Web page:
Goldstein asserts that Kagan, if nominated to the Court, “would immediately stop taking on conflicts.” Specifically, in his view, the Administration would “instruct [her] to recuse herself from ongoing participation in litigation during the pendency of her nomination, recognizing that for the Court’s sake it doesn’t make sense for her to generate further recusal obligations.”
This is rich. Kagan, in Goldstein’s view, would be recusing herself from a chunk of her current work as SG in order to enable her to participate more fully in future cases as a justice. That’s a novel view of recusal, which properly turns on existing conflicts, not on anticipated future ones. It also would reflect an unusual degree of presumption of confirmation on the part of a nominee. And it undercuts Goldstein’s broader argument that recusals wouldn’t be large in number: If they wouldn’t be large in number, why would the Administration tell Kagan to change the way that she’s doing her job in order to avoid triggering more recusals?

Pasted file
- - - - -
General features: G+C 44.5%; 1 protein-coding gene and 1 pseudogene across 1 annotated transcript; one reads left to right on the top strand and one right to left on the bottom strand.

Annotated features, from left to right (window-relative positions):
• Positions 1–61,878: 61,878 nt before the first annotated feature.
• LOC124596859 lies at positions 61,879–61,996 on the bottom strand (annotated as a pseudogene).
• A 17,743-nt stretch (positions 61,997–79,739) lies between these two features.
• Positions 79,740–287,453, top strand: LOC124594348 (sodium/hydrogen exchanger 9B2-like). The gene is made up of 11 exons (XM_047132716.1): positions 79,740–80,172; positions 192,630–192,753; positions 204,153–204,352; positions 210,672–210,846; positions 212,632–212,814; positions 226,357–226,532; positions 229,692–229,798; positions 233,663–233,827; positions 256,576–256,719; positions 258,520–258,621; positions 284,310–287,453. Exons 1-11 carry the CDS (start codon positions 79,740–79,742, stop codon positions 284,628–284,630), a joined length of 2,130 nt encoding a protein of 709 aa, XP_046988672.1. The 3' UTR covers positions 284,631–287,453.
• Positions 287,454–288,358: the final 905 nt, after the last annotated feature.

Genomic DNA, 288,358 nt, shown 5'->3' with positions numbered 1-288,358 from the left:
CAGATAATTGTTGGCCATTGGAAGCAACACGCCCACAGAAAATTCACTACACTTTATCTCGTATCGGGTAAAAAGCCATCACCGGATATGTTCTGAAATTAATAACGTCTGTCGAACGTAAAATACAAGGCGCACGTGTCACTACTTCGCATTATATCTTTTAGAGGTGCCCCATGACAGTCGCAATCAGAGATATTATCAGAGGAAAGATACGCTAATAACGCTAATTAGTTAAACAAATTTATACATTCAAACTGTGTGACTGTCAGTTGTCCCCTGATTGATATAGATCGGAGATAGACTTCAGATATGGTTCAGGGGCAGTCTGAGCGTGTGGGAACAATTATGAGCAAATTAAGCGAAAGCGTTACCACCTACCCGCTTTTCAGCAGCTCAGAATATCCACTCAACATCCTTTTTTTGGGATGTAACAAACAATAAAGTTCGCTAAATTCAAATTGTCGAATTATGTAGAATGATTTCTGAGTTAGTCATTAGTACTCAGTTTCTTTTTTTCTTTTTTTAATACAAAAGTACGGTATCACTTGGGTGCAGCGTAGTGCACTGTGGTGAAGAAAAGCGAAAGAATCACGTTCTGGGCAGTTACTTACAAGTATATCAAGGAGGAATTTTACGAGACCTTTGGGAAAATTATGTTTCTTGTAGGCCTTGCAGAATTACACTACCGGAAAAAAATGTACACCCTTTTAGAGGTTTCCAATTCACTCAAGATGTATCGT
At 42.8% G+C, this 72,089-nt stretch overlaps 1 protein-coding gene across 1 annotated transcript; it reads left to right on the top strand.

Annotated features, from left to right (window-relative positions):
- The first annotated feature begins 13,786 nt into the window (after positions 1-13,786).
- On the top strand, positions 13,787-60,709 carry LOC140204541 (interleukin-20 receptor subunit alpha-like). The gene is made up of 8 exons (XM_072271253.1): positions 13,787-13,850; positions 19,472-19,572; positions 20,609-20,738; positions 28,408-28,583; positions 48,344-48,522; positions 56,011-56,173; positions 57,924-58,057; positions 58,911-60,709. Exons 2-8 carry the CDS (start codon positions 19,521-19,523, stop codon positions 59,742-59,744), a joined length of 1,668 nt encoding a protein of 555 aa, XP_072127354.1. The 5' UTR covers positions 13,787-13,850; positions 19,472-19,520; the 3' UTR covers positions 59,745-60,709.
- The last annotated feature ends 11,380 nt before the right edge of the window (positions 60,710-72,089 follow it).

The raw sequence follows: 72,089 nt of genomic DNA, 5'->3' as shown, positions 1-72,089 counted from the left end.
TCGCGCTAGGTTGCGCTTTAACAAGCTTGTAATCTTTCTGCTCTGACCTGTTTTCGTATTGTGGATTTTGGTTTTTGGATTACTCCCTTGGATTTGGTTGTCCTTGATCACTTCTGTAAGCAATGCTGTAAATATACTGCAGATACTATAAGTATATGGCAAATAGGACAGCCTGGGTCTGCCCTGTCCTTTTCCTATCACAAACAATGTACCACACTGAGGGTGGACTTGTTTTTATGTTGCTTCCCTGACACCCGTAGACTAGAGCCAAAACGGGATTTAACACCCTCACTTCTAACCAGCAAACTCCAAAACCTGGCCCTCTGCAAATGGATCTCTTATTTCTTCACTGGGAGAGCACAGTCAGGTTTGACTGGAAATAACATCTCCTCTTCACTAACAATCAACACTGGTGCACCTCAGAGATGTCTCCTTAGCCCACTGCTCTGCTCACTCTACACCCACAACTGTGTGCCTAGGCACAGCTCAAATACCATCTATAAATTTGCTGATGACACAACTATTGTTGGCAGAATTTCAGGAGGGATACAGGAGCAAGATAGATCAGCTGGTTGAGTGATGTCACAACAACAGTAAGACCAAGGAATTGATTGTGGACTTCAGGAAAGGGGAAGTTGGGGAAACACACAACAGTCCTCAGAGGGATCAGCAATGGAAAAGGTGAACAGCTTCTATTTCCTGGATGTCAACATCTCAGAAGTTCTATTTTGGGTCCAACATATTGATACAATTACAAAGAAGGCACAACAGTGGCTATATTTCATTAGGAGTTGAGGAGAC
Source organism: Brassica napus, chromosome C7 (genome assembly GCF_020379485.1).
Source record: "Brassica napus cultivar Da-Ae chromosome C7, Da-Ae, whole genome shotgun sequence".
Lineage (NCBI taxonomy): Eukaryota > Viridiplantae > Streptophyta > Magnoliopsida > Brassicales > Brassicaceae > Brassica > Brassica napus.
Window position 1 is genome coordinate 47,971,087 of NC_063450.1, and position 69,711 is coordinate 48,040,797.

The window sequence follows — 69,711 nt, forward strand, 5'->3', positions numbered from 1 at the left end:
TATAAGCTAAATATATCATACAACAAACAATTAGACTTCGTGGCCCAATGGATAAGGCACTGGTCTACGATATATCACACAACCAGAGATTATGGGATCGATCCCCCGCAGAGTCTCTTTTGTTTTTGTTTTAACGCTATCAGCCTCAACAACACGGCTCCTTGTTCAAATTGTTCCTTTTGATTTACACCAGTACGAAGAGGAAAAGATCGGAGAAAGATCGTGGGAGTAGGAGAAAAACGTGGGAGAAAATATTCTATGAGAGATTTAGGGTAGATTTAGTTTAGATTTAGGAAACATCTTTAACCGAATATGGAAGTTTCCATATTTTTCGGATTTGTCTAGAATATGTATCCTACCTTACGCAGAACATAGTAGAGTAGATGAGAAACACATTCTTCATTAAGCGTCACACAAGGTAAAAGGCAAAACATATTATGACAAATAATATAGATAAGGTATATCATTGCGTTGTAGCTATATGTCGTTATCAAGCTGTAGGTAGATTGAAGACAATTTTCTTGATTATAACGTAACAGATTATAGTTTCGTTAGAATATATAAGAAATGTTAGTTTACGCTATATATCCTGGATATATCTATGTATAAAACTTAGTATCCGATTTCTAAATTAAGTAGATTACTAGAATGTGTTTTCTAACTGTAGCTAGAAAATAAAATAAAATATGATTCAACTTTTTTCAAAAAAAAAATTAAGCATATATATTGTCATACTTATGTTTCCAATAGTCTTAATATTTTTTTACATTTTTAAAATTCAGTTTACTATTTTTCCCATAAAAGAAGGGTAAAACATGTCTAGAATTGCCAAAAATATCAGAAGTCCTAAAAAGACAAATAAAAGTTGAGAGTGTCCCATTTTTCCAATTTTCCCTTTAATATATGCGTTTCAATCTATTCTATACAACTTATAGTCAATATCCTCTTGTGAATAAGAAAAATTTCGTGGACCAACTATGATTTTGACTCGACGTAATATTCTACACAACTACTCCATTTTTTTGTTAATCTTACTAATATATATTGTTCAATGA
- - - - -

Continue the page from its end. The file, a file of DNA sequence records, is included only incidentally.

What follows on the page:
Yes, I realize that Chief Justice Roberts and Judge Alito didn’t take on new cases once they were nominated, a result, as I understand it, of decisions on the part of the chief judges of their courts, who understandably wanted to accommodate the demands that the confirmation process places on the nominee and who would want to ensure as much as possible that decisions were made by full three-judge panels. There’s zero reason to believe that helping the nominee avoid future recusals played any role in the decisions. (Oddly, Goldstein asserts that the Obama administration “ultimately settled on [Judge Sotomayor] immediately stopping participating in matters.” That would have been a matter for the chief judge of the Second Circuit—not the Obama administration—to determine, though I’m sure that the chief judge was happy to accommodate Sotomayor’s request.)